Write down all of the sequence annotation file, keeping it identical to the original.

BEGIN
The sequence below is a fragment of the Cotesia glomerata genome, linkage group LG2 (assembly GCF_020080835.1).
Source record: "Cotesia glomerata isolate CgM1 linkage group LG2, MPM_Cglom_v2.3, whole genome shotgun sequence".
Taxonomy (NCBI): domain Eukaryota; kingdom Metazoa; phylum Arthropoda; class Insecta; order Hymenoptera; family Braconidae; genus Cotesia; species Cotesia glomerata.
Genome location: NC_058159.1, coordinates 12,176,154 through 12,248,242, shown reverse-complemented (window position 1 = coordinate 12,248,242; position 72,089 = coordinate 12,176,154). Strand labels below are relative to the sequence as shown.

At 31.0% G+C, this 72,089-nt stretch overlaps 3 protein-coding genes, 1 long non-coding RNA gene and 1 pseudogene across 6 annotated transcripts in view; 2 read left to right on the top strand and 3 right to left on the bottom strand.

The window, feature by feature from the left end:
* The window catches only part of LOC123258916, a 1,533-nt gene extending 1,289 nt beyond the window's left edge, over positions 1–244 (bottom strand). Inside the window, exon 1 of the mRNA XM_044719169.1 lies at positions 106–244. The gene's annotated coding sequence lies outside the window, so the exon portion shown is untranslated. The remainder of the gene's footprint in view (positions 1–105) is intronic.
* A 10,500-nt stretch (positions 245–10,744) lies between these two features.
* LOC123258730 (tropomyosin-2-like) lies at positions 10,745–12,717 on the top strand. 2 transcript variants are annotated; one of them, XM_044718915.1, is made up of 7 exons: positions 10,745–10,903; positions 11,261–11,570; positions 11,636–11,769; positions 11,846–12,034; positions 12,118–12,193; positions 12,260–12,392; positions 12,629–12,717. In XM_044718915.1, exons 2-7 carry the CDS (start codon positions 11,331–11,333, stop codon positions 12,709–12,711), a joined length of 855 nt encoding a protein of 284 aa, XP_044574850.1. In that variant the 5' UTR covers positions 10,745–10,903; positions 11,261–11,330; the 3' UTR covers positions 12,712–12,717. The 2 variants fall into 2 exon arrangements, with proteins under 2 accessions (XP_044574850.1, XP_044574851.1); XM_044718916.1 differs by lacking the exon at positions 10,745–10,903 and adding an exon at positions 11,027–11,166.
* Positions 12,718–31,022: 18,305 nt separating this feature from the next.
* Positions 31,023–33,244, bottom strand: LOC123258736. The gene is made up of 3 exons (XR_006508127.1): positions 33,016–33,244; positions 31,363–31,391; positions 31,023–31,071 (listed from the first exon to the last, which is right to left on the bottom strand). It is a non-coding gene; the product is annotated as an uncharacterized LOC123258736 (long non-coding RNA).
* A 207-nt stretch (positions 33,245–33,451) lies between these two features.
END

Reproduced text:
The sequence below is a fragment of the Cotesia glomerata genome, linkage group LG2 (assembly GCF_020080835.1).
Source record: "Cotesia glomerata isolate CgM1 linkage group LG2, MPM_Cglom_v2.3, whole genome shotgun sequence".
Taxonomy (NCBI): domain Eukaryota; kingdom Metazoa; phylum Arthropoda; class Insecta; order Hymenoptera; family Braconidae; genus Cotesia; species Cotesia glomerata.
Genome location: NC_058159.1, coordinates 12,176,154 through 12,248,242, shown reverse-complemented (window position 1 = coordinate 12,248,242; position 72,089 = coordinate 12,176,154). Strand labels below are relative to the sequence as shown.

At 31.0% G+C, this 72,089-nt stretch overlaps 3 protein-coding genes, 1 long non-coding RNA gene and 1 pseudogene across 6 annotated transcripts in view; 2 read left to right on the top strand and 3 right to left on the bottom strand.

The window, feature by feature from the left end:
* The window catches only part of LOC123258916, a 1,533-nt gene extending 1,289 nt beyond the window's left edge, over positions 1–244 (bottom strand). Inside the window, exon 1 of the mRNA XM_044719169.1 lies at positions 106–244. The gene's annotated coding sequence lies outside the window, so the exon portion shown is untranslated. The remainder of the gene's footprint in view (positions 1–105) is intronic.
* A 10,500-nt stretch (positions 245–10,744) lies between these two features.
* LOC123258730 (tropomyosin-2-like) lies at positions 10,745–12,717 on the top strand. 2 transcript variants are annotated; one of them, XM_044718915.1, is made up of 7 exons: positions 10,745–10,903; positions 11,261–11,570; positions 11,636–11,769; positions 11,846–12,034; positions 12,118–12,193; positions 12,260–12,392; positions 12,629–12,717. In XM_044718915.1, exons 2-7 carry the CDS (start codon positions 11,331–11,333, stop codon positions 12,709–12,711), a joined length of 855 nt encoding a protein of 284 aa, XP_044574850.1. In that variant the 5' UTR covers positions 10,745–10,903; positions 11,261–11,330; the 3' UTR covers positions 12,712–12,717. The 2 variants fall into 2 exon arrangements, with proteins under 2 accessions (XP_044574850.1, XP_044574851.1); XM_044718916.1 differs by lacking the exon at positions 10,745–10,903 and adding an exon at positions 11,027–11,166.
* Positions 12,718–31,022: 18,305 nt separating this feature from the next.
* Positions 31,023–33,244, bottom strand: LOC123258736. The gene is made up of 3 exons (XR_006508127.1): positions 33,016–33,244; positions 31,363–31,391; positions 31,023–31,071 (listed from the first exon to the last, which is right to left on the bottom strand). It is a non-coding gene; the product is annotated as an uncharacterized LOC123258736 (long non-coding RNA).
* A 207-nt stretch (positions 33,245–33,451) lies between these two features.